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Figure 2. E-cadherin and vimentin protein levels in selected pancreatic cancer cells.

Lysates were collected from the selected cell lines, fractionated by SDS-PAGE, and probed by Western blot. The highlighted bands are at the expected molecular weights of 110 kD for E-cadherin, 57 kD for vimentin, and 42 kD for actin.

http://dx.doi.org/10.1371/journal.pone.0013002.g002

We examined whether glycan-related genes were different between the groups at a higher rate than all other genes (Table 1). Strictly by chance, since our glycan related genes represented 1.5% of the total unique Affymetrix U133 Plus 2.0 targets, we expected a corresponding 1.5% representation of glycogenes among the list of total changing genes. However, of the 3,675 probes that showed significantly altered levels of expression (p≤0.05) between the mesenchymal-like cells and the epithelial-like cells, 87 (2.37%) were glycogenes from our target list. A chi-square analysis showed these results to be highly significant (X2 = 18.9, p≤0.005). This trend continued at higher levels of significance as 1212 unique Affymetrix targets showed significantly different expression levels (p≤0.01). Of those targets, 30 (2.48%) were on our list as glycogenes, also a significant difference by Chi-square analysis (X2 = 8.12; p≤0.005). This analysis suggested an enrichment of transcriptional regulation of glycan-related genes in the differentiation of cells between mesenchymal and epithelial phenotypes.

The gene expression alterations for this model system are summarized in Tables 4 and 5. Similar to above, a proteoglycan was the most significantly overexpressed in the mesenchymal-like cells, in this case VCAN (versican), and genes regulating the sulfation of glycosaminoglycans were up-regulated, including SULF2, CHST7, SGSH, and NDST2. Matrix modification was also represented by upregulation of VIM (vimentin) and LAMA4 (alpha 4 laminin). Unlike in the induced-EMT model, genes involved in branching or extending glycan chains were up-regulated in the mesenchymal-like cells, including MGAT5B, ST3GAL2, ST6GALNAC4, POMGNT1, and B3GNT1. The mesenchymal-like cells also showed a striking down-regulation in some genes, most notably GALNT3, which initiates O-glycosylation. GALNT3 was down-regulated in all six mesenchymal-like cells, with an average decrease of ∼1000-fold. Two C-type lectins also were down-regulated, LY75 and CLEC3A. The expression patterns of these genes clearly distinguish the mesenchymal-like cell lines from the epithelial-like (Figure 3).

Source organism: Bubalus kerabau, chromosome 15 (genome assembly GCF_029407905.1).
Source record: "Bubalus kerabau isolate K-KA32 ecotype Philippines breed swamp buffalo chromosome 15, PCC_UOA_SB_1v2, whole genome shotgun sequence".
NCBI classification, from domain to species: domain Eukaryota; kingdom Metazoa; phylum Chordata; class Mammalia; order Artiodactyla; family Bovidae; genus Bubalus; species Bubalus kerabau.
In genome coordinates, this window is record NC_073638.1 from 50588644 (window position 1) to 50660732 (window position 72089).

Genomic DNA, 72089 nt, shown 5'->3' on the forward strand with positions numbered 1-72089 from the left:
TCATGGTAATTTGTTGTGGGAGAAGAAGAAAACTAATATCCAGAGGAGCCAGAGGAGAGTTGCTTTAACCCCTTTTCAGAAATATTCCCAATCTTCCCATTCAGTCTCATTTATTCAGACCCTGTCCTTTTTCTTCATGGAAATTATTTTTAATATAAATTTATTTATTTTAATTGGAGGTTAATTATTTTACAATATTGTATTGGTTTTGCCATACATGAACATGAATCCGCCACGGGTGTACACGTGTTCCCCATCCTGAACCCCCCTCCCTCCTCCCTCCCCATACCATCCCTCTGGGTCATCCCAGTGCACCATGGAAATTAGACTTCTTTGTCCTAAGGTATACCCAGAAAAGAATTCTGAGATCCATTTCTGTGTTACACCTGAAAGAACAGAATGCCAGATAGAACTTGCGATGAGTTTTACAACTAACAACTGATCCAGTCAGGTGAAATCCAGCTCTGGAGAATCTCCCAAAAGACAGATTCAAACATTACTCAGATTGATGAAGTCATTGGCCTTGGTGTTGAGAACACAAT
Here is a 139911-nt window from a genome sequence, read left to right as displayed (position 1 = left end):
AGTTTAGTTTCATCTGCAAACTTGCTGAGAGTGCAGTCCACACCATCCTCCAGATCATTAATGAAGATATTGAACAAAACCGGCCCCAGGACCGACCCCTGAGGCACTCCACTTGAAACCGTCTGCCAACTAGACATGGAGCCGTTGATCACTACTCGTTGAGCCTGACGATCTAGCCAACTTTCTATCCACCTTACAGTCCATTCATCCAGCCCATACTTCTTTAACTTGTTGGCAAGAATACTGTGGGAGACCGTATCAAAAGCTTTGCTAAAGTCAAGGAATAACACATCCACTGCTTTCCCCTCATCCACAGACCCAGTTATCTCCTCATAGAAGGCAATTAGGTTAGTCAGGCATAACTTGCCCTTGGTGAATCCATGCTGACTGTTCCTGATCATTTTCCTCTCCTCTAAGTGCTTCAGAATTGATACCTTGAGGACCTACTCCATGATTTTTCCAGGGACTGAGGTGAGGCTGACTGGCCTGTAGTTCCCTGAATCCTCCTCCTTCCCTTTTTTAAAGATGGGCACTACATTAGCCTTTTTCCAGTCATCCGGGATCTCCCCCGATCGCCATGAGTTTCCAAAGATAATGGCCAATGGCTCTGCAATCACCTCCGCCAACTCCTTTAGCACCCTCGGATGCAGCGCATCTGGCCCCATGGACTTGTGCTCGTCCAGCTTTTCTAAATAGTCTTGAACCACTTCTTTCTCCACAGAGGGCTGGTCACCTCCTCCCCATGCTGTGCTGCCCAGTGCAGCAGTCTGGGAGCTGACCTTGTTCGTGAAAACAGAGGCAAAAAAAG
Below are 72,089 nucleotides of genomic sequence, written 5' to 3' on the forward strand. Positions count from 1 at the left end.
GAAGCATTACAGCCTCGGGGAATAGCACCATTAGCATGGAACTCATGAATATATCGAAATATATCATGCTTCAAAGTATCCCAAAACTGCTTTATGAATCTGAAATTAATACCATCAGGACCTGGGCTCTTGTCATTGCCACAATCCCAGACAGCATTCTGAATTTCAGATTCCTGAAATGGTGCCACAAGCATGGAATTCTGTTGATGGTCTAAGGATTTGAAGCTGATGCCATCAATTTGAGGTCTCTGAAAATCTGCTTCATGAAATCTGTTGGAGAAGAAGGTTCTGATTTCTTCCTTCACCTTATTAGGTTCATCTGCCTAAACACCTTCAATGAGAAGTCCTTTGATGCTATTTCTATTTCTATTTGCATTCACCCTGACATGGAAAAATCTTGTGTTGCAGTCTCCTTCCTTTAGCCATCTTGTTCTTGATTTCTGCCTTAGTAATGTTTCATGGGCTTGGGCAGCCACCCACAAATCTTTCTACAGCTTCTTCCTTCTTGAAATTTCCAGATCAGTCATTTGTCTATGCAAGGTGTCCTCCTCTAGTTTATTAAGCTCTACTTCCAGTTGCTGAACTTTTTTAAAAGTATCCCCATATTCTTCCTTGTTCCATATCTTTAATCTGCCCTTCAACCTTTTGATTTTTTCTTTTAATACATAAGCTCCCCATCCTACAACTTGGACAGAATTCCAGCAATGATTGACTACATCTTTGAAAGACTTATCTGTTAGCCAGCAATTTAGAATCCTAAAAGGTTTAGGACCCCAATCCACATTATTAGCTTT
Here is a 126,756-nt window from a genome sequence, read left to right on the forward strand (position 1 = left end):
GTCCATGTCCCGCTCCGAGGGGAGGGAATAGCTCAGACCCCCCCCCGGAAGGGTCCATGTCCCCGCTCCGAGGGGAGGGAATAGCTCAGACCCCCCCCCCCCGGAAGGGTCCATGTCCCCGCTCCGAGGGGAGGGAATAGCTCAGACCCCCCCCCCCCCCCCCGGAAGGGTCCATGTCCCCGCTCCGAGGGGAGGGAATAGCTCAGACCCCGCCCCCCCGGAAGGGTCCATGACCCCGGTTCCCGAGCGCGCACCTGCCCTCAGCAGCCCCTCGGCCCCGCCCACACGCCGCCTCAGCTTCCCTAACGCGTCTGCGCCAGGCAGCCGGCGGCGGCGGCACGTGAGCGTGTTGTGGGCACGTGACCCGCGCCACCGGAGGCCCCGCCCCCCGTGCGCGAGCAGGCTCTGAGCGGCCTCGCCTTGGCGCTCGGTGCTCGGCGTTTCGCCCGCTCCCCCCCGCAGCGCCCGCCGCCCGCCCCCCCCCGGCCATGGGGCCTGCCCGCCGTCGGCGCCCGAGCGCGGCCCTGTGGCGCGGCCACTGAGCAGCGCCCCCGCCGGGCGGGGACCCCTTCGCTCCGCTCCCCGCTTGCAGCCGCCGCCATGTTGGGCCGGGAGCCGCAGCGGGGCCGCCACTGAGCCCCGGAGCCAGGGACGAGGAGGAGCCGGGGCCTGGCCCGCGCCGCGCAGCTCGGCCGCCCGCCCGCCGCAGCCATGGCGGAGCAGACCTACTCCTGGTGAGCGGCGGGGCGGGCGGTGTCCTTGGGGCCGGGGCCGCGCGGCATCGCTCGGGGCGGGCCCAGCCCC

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Figure 3. Expression patterns of genes discriminating the cell lines.

Genes were included that had significantly different (p<0.01) expression levels between the mesenchymal-like (column labels colored red) and the epithelial-like (column labels colored black) cell lines. The expression values were log transformed (base 10) and median centered by row. The value of each square is indicated by the color bar.

http://dx.doi.org/10.1371/journal.pone.0013002.g003

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Table 4. Genes with higher expression in mesenchymal-like cell lines as compared to epithelial-like.

http://dx.doi.org/10.1371/journal.pone.0013002.t004

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Table 5. Genes with lower expression in mesenchymal-like cell lines as compared to epithelial-like.

http://dx.doi.org/10.1371/journal.pone.0013002.t005

Glycogene expression in migrating and stationary pancreatic cancer cells

The third model system was a comparison of actively migrating cells to stationary cells [36]. Panc-1 and MiaPaCa-2 cells were seeded as 1 mm defined circumference and cells were allowed to migrate for 48 h. Two distinct morphological populations were observed. The cells on the periphery of the cell cluster migrated away from the region of high cell density (rim) and took on a classical mesenchymal phenotype with spindle like projections and loss of cell to cell adhesion. Cells that remained in the highly populated center (core) showed greater intercellular adhesion and were more rounded in appearance. The cells were harvested into “rim” and “core” groups by selectively collecting from each of these two groups.

2,778 unique targets changed expression at least +/−0.25-fold in both the migrating MiaPaCa-2 and Panc-1 when compared to their stationary counterparts (Table 1). Since our glycan-related genes represented 3.0% of the total unique Agilent Whole Human Genome Microarray Kit (4×44K probes), random chance predicted a corresponding 3.0% representation of glycogenes among the list of genes that changed. That level of representation was indeed observed, as 84 of the 2778 genes (3.0%) with altered levels of expression were glycogenes from our target list. A chi-square analysis revealed that the difference between the observed change in glycogenes was not significant compared to the expected value. These results do not suggest an enrichment of regulation of glycan-related genes in characterizing differences between actively migrating and stationary cells.